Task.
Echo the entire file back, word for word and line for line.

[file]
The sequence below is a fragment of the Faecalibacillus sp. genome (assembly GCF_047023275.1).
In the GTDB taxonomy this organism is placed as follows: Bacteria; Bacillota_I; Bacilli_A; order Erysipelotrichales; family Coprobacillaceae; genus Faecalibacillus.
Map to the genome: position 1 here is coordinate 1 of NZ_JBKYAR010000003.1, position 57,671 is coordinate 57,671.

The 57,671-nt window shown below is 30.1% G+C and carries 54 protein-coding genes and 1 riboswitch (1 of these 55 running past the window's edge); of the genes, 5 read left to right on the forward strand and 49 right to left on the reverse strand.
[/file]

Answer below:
The sequence below is a fragment of the Faecalibacillus sp. genome (assembly GCF_047023275.1).
In the GTDB taxonomy this organism is placed as follows: Bacteria; Bacillota_I; Bacilli_A; order Erysipelotrichales; family Coprobacillaceae; genus Faecalibacillus.
Map to the genome: position 1 here is coordinate 1 of NZ_JBKYAR010000003.1, position 57,671 is coordinate 57,671.

The 57,671-nt window shown below is 30.1% G+C and carries 54 protein-coding genes and 1 riboswitch (1 of these 55 running past the window's edge); of the genes, 5 read left to right on the forward strand and 49 right to left on the reverse strand.